Carson City (1952)

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    • Carson City (1952)




      Plot Summary
      Banker William Sharon becomes desperate that his gold and silver shipments
      from Carson City to Virginia City are the helpless targets of a band of outlaws called
      "The Champagne Bandits."
      In true Robin Hood-fashion, after robbing the stage of its bullion, they treat its passengers
      to a fried chicken picnic replete with champagne.
      Sharon becomes convinced that the only way to foil the gang is to build a railroad to carry the ore,
      but that will take an extraordinary engineer in such mountainous territory.
      Sharon finds his man in brawling adventurer Jeff Kincaid, an experienced hand
      at difficult jobs and former resident of Carson City who knows the difficult terrain very well.
      It becomes a reunion of sorts as Kincaid's half brother works for the local newspaper,
      but they soon become rivals for the affections of Susan Mitchell, the publisher's daughter.
      Kincaid also has to fight the town's hostility to his boisterous railhands and ongoing efforts
      by the outlaws to sabotage the project.
      Written by duke1029

      Randolph Scott ... Silent Jeff Kincaid
      Lucille Norman ... Susan Mitchell
      Raymond Massey ... Big Jack Davis
      Richard Webb ... Alan Kincaid
      James Millican ... Jim Squires
      Larry Keating ... William Sharon
      George Cleveland ... Henry Dodson
      William Haade ... Hardrock Haggerty
      Don Beddoe ... Zeke Mitchell
      Thurston Hall ... Charles Crocker
      Vince Barnett ... Henry
      and many more...

      André De Toth ... (as Andre De Toth)

      Writing Credits
      Sloan Nibley ... (screenplay) and
      Winston Miller ... (screenplay)
      Sloan Nibley ... (story)

      David Weisbart ... producer
      Bryan Foy ... producer (uncredited)

      David Buttolph

      John W. Boyle ... director of photography (as John Boyle

      This was Warner Bros.' first film shot in WarnerColor.

      In the scene where the train is taken over near the end of movie,
      alternating shots of the cars show modern couplers and air brake hoses on the cars
      appearing and disappearing. The time period was before these were invented.

      Just before Mickey Simpson and his group break through to Randolph Scott
      and his group of trapped men, Scott blows out the candle that's illuminating his dark prison. When the film cuts to the view from the rescuers point-of-view shot, light can be seen through the hole.

      Revealing mistakes
      When the bandits push the freight wagon over the cliff, the dead driver's body cannot be seen.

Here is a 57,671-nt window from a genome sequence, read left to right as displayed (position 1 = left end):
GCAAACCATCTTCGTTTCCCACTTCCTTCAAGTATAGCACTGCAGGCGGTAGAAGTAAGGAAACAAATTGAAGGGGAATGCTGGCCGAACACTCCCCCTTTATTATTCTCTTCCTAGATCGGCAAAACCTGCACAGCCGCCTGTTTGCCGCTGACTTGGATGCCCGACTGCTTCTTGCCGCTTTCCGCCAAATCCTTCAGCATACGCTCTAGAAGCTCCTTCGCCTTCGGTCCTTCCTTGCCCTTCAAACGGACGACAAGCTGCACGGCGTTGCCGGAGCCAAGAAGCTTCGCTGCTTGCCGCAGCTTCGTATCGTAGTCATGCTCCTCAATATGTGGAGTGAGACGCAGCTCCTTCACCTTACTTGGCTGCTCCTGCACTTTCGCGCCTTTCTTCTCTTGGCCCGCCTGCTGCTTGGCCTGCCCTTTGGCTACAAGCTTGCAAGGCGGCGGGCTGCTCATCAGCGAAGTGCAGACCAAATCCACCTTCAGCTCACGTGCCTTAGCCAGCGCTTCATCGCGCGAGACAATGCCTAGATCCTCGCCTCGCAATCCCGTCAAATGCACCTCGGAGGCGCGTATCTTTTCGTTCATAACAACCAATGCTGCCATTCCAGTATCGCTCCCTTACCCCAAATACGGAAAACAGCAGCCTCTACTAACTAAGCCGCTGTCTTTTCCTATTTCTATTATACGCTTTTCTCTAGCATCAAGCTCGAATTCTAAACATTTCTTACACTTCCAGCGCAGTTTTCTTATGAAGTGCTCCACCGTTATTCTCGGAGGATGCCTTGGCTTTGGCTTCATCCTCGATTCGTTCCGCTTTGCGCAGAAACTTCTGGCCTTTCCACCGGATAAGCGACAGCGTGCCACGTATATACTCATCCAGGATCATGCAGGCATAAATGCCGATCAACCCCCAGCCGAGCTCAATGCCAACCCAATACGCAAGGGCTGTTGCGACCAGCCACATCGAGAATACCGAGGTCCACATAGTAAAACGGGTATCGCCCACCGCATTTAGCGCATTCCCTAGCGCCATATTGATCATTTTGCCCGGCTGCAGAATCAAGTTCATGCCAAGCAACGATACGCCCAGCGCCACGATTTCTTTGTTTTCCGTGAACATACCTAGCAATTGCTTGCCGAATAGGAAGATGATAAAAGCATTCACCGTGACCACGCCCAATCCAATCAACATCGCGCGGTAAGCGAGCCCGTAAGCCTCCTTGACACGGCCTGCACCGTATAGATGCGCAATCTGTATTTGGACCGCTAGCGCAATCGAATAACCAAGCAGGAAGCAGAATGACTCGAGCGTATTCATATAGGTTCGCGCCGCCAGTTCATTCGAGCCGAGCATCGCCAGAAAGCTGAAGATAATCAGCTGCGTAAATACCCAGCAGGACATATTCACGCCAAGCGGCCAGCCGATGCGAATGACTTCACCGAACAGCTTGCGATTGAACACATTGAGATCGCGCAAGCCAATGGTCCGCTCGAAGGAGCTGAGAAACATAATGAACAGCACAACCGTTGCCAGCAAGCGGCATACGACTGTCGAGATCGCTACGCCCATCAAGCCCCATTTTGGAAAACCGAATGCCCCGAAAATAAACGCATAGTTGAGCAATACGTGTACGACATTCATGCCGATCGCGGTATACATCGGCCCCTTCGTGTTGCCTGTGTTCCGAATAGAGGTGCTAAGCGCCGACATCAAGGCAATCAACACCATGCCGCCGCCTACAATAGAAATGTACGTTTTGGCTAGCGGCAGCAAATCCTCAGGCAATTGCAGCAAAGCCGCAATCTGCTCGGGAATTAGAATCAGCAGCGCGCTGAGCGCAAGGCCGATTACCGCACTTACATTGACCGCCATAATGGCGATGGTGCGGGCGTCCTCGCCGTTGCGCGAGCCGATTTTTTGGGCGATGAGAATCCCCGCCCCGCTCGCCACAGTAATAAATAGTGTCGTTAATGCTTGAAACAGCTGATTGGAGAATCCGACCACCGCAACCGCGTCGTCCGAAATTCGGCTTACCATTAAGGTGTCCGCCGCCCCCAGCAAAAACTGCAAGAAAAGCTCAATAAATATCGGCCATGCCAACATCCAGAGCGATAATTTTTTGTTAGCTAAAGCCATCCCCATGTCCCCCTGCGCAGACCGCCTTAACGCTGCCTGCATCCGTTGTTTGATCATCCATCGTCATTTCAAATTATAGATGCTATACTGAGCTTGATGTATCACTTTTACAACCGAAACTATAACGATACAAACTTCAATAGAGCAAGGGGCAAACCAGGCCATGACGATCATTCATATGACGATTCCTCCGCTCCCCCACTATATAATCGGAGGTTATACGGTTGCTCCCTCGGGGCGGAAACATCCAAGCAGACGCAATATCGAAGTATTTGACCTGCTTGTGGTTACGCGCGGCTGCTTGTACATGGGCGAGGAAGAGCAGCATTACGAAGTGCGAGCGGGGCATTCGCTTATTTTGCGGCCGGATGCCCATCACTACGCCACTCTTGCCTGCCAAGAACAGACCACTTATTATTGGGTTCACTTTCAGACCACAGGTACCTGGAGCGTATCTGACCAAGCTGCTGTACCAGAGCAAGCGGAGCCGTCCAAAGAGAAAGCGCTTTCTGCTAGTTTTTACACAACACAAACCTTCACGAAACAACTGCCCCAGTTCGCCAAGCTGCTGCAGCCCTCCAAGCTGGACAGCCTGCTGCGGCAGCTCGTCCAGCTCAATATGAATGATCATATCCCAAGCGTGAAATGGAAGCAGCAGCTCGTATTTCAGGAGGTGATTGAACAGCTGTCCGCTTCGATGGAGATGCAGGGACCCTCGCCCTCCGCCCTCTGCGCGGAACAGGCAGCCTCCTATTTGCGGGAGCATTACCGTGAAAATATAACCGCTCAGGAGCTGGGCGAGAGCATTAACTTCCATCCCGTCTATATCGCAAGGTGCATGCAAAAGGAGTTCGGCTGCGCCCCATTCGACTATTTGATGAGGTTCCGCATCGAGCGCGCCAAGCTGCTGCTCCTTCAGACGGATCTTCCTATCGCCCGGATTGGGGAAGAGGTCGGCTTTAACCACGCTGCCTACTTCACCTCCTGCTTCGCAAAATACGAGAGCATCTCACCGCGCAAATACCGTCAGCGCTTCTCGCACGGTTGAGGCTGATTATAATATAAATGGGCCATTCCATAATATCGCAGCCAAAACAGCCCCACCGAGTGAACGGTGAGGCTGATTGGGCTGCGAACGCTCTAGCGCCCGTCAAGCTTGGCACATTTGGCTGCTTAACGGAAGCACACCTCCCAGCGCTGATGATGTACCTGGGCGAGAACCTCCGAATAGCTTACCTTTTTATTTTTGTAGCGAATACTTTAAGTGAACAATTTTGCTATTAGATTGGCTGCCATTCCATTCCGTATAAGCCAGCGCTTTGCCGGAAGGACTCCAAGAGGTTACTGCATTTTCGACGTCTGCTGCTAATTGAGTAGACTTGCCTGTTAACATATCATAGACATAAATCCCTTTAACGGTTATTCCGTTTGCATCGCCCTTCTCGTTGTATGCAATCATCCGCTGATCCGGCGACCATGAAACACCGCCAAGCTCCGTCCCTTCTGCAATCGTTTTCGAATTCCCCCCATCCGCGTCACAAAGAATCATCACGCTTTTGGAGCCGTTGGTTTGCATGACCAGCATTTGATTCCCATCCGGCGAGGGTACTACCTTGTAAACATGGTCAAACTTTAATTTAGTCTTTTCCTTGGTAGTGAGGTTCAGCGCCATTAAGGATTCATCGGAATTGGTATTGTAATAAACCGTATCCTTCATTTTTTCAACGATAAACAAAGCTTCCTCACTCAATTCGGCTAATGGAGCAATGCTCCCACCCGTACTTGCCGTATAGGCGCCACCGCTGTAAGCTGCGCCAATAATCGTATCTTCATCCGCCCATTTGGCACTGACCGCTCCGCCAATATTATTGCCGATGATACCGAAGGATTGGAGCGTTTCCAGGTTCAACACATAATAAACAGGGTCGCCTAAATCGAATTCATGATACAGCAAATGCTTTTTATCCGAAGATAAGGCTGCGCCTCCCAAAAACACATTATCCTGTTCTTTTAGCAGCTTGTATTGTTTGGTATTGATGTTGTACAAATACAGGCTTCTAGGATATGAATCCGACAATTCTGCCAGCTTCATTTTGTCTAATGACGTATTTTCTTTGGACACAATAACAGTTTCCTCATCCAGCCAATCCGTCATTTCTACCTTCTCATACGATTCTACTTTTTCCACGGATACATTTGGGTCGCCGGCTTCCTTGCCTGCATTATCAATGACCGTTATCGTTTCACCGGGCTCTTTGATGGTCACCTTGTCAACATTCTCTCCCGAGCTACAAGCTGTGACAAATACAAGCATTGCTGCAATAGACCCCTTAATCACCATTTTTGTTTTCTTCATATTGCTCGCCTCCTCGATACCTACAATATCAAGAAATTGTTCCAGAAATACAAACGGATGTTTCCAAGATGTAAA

Memorable Quotes

      Filming Locations
      Iverson Ranch - 1 Iverson Lane, Chatsworth, Los Angeles, California, USA
      Bell Ranch, Santa Susana, California, USA
      Bronson Canyon, Griffith Park - 4730 Crystal Springs Drive, Los Angeles, California, USA
      Best Wishes
      London- England
    • Carson City is a 1952 American Western film directed by
      Andre DeToth and starring Randolph Scott, Lucille Norman, and Raymond Massey.

      Based on a story by Sloan Nibley, the film is about a railroad construction engineer
      whose plans to build a railroad line between Nevada's Carson City and Virginia City
      are met with hostility by the locals, who feel the trains will attract outlaws

      Filmed on location at Iverson Ranch, Bell Ranch, and Bronson Canyon in Griffith Park,
      Carson City was Warner Bros.' first film shot in WarnerColor.

      User Review

      Catering Bandits
      12 July 2007 | by bkoganbing (Buffalo, New York)

      bko wrote:

      Carson City has the distinction of two real western characters hiring the fictional character played by Randolph Scott to build a railroad from Virginia City to Carson City. William Sharon(Larry Keating) is getting very tired of having his gold shipments held up by a gang of bandits who also cater when they do a holdup. Sharon approaches banker Charles Crocker(Thurston Hall)who also is a big wheel in the Central Pacific railroad to build a spur line so he can ship by railroad.

      Of course the railroad has its opponents in Carson City and quite subtly mine owner Raymond Massey is heading the opposition. Because Massey doesn't have a working mine, he does it the easy way, he robs the gold from the other guys and then ships it as his own.

      Massey's the brains behind those bandit/caterers. His bandits holdup the stagecoach have the passengers removed and then show them to a picnic lunch topped off by a magnum of champagne. The other passengers don't care when the rich Larry Keating gets robbed and aren't too helpful to the law. It's unique in westerns I have to say, but it's also kind of silly, the sort of stuff you might see in a western from Roy Rogers or Gene Autry, but not Randolph Scott.

      Starting out with such a silly premise it was hard for me to get really into Carson City, even after it turned deadly serious with Massey trying to stop the railroad in any way he can.

      Randolph Scott had a unique leading lady here, radio singer Lucille Norman who sings not a note. That's a pity because the woman had a wonderful soprano. I have an album she did with Gordon MacRae of the score from The Desert Song. Lucille is the daughter of Carson City Clarion editor Don Beddoe who gets murdered by Massey when his suspicions are aroused. Lucille is also got Scott's half brother Richard Webb, TV and radio's Captain Midnight as a rival suitor and opponent of the railroad. Randy's got all kinds of personal problems for taking on this job.

      Carson City is also badly edited. There were a few things that were left in the air that I'm sure wound up on the cutting room floor.

      Randolph Scott's legion of fans will like Carson City, but it's far from his best work.
      Best Wishes
      London- England